Editorials Jakob Nielsen's top 10 mistakes in web design (1996)' (1) Using frames (2) Gratuitous use of bleeding edge technology (3) Scrolling text, marquees, and constantiy running animations (4) Complex URLs (5) Orphan pages (6) Long scrolling pages (7) Lack of navigation support (8) Non-standard link colours (9) Outdated information (10) Overly long download times Nielsen's top 10 mistakes in web design remain relevant today (box),7 but their implications for usability have changed over time.8 Patients who seek online health information may have a variety of physical impair ments, and it is important to develop resources that are usable by individuals with disabilities. The Web Accessi bility Initiative provides guidelines for assuring broad accessibility to internet based information.9 Ethical considerations are also important in considering the quality of an online resource. Early codes of conduct focused on honesty and disclosure. As websites have become increasingly interactive recording and storing information about patients and professional users?issues of privacy and security have become important components of rating systems. In the final analysis, however, quality, like beauty, is in the eye of the beholder, and it is users' views we should be seeking. Many rating systems use surrogates for quality that do not identify sites that meet the needs of users. For example, assessing breast cancer sites, Meric and colleagues found that popularity did not correlate with traditional standards of quality (p 577).10 Eysenbach and K?hler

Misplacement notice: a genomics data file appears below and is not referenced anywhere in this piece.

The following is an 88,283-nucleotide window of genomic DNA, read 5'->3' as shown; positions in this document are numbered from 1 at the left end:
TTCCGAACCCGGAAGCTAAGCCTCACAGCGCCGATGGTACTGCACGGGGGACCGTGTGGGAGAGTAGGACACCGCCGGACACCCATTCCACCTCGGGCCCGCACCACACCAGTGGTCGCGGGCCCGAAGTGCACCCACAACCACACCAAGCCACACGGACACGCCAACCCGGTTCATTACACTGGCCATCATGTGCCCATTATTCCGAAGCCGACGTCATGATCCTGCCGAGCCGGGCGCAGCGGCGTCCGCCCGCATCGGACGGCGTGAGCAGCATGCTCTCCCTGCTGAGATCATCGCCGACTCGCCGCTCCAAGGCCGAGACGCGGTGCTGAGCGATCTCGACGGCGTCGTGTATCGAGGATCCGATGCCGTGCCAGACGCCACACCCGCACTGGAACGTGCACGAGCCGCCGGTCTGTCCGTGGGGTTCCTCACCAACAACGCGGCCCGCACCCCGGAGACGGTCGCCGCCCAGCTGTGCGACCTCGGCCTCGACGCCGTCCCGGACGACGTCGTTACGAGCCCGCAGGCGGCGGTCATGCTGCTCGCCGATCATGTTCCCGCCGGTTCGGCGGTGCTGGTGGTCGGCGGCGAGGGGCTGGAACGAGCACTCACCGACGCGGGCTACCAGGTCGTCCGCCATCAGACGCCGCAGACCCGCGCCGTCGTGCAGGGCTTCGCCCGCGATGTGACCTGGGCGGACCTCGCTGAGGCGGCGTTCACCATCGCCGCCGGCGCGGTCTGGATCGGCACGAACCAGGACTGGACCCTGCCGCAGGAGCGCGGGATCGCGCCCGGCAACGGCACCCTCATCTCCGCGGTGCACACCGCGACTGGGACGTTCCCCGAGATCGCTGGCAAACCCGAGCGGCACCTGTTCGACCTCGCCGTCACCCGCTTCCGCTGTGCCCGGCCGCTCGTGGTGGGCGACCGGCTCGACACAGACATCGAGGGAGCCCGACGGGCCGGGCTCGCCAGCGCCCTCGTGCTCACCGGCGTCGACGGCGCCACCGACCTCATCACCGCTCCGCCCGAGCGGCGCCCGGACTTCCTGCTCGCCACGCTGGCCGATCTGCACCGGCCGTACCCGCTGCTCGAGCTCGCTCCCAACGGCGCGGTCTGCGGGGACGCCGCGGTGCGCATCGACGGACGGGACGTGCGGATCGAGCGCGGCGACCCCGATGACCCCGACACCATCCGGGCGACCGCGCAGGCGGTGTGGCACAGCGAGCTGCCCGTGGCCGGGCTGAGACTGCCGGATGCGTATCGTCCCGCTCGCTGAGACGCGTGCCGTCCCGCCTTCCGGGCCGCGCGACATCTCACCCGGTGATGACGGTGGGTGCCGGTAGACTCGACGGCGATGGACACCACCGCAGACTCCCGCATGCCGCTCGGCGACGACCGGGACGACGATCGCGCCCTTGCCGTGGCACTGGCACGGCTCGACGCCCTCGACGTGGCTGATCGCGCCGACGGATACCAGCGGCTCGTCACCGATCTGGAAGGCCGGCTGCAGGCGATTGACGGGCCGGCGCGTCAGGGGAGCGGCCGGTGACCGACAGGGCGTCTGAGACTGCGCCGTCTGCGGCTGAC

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This note was uploaded on 10/10/2010 for the course ENG 000121 taught by Professor Mcgrand during the Spring '10 term at Cornell.